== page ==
Searching for the trace: Examining phonological processing during articulatory suppression in healthy adults

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Research Conducted as part of MSc Psychology Conversion at Middlesex University.

Background
Conduction Aphasia (CA) is a relatively rare form of aphasia characterized by repetition problems but relatively unimpaired comprehension (Baldo et al., 2008; Bartha & Benke, 2003). The hallmarks of acute CA are phonemic paraphasias, conduit d’approche and difficulty finding words during spontaneous speech production; the single word repetition deficit also increases with word length (Bartha & Benke, 2003). In deep dysphasia, a rare form of CA, the repetition of single concrete words is less impaired than that of non-words and low imageability words (Majerus et al. 2001; Majerus, 2013).

Although originally thought to be an output problem, CA is now considered an auditory-verbal short-term memory deficit. The most robust model for working memory was first formulated in 1975 by Baddeley. His model comprises of a central executive and two storage systems; the phonological loop and the visuospatial sketchpad (Baddeley, 2006). According to Baddeley’s working memory model, the phonological store maintains auditory information very briefly, allowing time for a phonological trace to be rehearsed through sub-vocalisation. This rehearsal stage is called the phonological loop. Once consolidated, the phonological trace is stored in our short-term memory (Baddeley, 2003). Articulatory suppression (the process of repeatedly articulating unrelated words) is thought to block the process of sub-vocalisation and therefore the phonological trace is degraded (Repovs & Baddeley, 2006). During articulatory suppression, the ability to remember the auditorily presented items is impaired (Repovs & Baddeley, 2006).

Research with CA patients has shown that whilst they cannot not repeat verbatim what is said to them, they do retain the gist of what has been said (Baldo et al., 2008). In Baldo et al.’s study, during repetition recognition tasks CA patients were required to listen to sentences and then asked to point to the sentence they had just heard. On each trial three sentences were presented. On some trials two distractor sentences contained semantically-distinct words (eg. ‘The pigeons entered the stadium.’ and ‘The players entered the stadium’), whilst on other trials the distractor sentences contained semantically-similar words (eg. ‘The mug was broken.’ and ‘The cup was broken’). CA patients performed well on the semantically-distinct tasks, but made significantly more errors when the distractors contained semantically-similar words compared to matched controls with left-hemisphere brain injuries. Baldo et al. suggest that CA patients cannot rely on the phonological trace and rely upon a lexical-semantic pathway for repetition instead. There is now evidence to support two distinct neuronal pathways for lexical-semantics and phonological processing in short term memory (Majerus, 2013).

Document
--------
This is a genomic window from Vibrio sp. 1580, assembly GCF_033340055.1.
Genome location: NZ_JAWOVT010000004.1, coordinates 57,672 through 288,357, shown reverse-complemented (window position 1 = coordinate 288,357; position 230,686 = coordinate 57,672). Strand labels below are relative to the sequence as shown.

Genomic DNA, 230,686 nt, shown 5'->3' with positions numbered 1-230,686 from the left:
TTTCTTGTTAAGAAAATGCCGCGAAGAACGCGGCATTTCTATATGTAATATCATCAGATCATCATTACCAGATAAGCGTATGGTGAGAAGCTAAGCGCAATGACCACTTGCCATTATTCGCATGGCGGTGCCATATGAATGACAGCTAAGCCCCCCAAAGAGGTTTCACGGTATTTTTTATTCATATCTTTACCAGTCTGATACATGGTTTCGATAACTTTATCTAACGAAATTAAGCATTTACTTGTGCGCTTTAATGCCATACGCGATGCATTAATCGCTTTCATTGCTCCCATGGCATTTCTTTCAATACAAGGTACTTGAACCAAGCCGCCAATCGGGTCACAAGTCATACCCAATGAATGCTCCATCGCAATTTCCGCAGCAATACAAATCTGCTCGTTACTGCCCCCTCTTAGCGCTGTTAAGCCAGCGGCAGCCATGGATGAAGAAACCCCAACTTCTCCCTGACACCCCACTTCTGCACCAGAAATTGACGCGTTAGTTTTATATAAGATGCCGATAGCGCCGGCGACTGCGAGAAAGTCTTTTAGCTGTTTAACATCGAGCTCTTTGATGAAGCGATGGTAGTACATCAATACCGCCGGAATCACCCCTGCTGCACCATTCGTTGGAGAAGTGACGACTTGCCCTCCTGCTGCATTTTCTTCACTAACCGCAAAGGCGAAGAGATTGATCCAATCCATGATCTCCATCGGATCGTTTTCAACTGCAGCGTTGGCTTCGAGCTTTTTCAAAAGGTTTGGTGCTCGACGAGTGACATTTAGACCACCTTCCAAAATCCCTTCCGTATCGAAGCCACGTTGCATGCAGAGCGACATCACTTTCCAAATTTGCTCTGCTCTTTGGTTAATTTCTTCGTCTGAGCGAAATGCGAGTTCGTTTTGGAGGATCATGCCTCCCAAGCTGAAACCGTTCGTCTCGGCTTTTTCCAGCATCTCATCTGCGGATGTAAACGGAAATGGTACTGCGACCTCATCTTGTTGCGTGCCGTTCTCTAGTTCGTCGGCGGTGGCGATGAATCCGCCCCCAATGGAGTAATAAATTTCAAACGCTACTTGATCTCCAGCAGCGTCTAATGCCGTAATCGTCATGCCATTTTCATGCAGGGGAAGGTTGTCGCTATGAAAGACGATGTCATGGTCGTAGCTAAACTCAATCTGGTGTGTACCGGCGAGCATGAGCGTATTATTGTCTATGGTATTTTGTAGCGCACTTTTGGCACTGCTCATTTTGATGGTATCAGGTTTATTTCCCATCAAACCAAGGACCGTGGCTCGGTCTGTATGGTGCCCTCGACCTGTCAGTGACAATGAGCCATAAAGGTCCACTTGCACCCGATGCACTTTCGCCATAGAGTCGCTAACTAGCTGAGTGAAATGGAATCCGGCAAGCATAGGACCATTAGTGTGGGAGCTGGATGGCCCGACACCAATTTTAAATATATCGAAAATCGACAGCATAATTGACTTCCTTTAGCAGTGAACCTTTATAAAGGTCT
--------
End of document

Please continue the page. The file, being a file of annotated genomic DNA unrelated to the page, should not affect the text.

Aims & Objectives
The proposed research aims to simulate the repetition deficits of CA in normal healthy adults by overloading the phonological loop via articulatory suppression. The timing of the articulatory suppression (concurrent to presentation or delayed) will show whether the phonological deficit in CA occurs at the point of encoding or during sub-vocal rehearsal. We will also examine if the deficit occurs at the same locus for non-words and real words.

The experiments will involve a series of repetition recognition tasks with real words and non-words. Participants will listen to information whilst undertaking articulatory suppression. They will then be asked to indicate which sentence they heard from a selection of three sentences. The target sentence will be presented with two distractor sentences containing semantically similar and semantically distinct words.

Methodology
Data will be collected from participants with the use of Superlab software and will be analysed with SPSS. Students will be recruited from the first year pool of Psychology Undergraduates at Middlesex University. Participants will be screened for their language skills; English must be their mother tongue or they must have 10 years’ experience speaking English.

References
Baddeley, A. (2003). Working memory: Looking back and looking forward. Nature Reviews Neuroscience, 4(10), 829-839.
Baldo, J. V., Klostermann, E. C., &Dronkers, N. F. (2008). It’s either a cook or a baker: Patients with conduction aphasia get the gist but lose the trace. Brain and language, 105(2), 134-140.
Bartha, L., &Benke, T. (2003). Acute conduction aphasia: an analysis of 20 cases. Brain and language, 85(1), 93-108.
Majerus, S., Lekeu, F., de Linden, M. V., & Salmon, E. (2001). Deep dysphasia: Further evidence on the relationship between phonological short-term memory and language processing impairments. Cognitive Neuropsychology, 18(5), 385-410.
Majerus, S. (2013) Language repetition and short-term memory: an integrative framework. Frontiers in Human Neuroscience, 1, 0.
Repovš, G., &Baddeley, A. (2006). The multi-component model of working memory: explorations in experimental cognitive psychology. Neuroscience, 139(1), 5-21.

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